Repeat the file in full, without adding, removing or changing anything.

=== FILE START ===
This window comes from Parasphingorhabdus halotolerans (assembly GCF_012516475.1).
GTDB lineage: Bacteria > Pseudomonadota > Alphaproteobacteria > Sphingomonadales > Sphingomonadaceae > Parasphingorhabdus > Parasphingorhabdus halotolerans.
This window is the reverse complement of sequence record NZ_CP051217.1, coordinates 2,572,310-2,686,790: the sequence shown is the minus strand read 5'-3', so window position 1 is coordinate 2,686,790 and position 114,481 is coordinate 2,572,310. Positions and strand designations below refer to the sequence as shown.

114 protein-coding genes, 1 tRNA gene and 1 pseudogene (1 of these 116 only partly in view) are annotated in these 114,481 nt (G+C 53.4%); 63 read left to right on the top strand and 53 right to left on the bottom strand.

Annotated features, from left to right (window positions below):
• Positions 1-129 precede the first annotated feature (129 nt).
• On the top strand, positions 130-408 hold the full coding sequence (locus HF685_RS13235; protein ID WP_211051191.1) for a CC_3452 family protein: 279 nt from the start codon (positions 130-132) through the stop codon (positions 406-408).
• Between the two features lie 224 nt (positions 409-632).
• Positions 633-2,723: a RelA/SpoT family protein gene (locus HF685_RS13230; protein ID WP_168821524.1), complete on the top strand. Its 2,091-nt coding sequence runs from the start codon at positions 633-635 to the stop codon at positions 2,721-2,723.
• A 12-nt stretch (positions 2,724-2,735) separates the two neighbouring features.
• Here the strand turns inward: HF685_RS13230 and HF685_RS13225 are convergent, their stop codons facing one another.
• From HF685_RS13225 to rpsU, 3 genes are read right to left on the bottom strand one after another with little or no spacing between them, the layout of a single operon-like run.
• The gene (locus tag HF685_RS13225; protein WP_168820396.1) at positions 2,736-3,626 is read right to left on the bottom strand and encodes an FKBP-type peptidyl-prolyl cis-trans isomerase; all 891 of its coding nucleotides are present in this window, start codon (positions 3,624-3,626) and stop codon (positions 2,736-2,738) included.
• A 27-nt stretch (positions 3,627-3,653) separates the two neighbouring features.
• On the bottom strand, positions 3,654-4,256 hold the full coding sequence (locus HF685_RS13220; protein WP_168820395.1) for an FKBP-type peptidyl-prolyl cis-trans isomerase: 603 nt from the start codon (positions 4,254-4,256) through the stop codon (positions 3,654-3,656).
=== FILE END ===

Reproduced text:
This window comes from Parasphingorhabdus halotolerans (assembly GCF_012516475.1).
GTDB lineage: Bacteria > Pseudomonadota > Alphaproteobacteria > Sphingomonadales > Sphingomonadaceae > Parasphingorhabdus > Parasphingorhabdus halotolerans.
This window is the reverse complement of sequence record NZ_CP051217.1, coordinates 2,572,310-2,686,790: the sequence shown is the minus strand read 5'-3', so window position 1 is coordinate 2,686,790 and position 114,481 is coordinate 2,572,310. Positions and strand designations below refer to the sequence as shown.

114 protein-coding genes, 1 tRNA gene and 1 pseudogene (1 of these 116 only partly in view) are annotated in these 114,481 nt (G+C 53.4%); 63 read left to right on the top strand and 53 right to left on the bottom strand.

Annotated features, from left to right (window positions below):
• Positions 1-129 precede the first annotated feature (129 nt).
• On the top strand, positions 130-408 hold the full coding sequence (locus HF685_RS13235; protein ID WP_211051191.1) for a CC_3452 family protein: 279 nt from the start codon (positions 130-132) through the stop codon (positions 406-408).
• Between the two features lie 224 nt (positions 409-632).
• Positions 633-2,723: a RelA/SpoT family protein gene (locus HF685_RS13230; protein ID WP_168821524.1), complete on the top strand. Its 2,091-nt coding sequence runs from the start codon at positions 633-635 to the stop codon at positions 2,721-2,723.
• A 12-nt stretch (positions 2,724-2,735) separates the two neighbouring features.
• Here the strand turns inward: HF685_RS13230 and HF685_RS13225 are convergent, their stop codons facing one another.
• From HF685_RS13225 to rpsU, 3 genes are read right to left on the bottom strand one after another with little or no spacing between them, the layout of a single operon-like run.
• The gene (locus tag HF685_RS13225; protein WP_168820396.1) at positions 2,736-3,626 is read right to left on the bottom strand and encodes an FKBP-type peptidyl-prolyl cis-trans isomerase; all 891 of its coding nucleotides are present in this window, start codon (positions 3,624-3,626) and stop codon (positions 2,736-2,738) included.
• A 27-nt stretch (positions 3,627-3,653) separates the two neighbouring features.
• On the bottom strand, positions 3,654-4,256 hold the full coding sequence (locus HF685_RS13220; protein WP_168820395.1) for an FKBP-type peptidyl-prolyl cis-trans isomerase: 603 nt from the start codon (positions 4,254-4,256) through the stop codon (positions 3,654-3,656).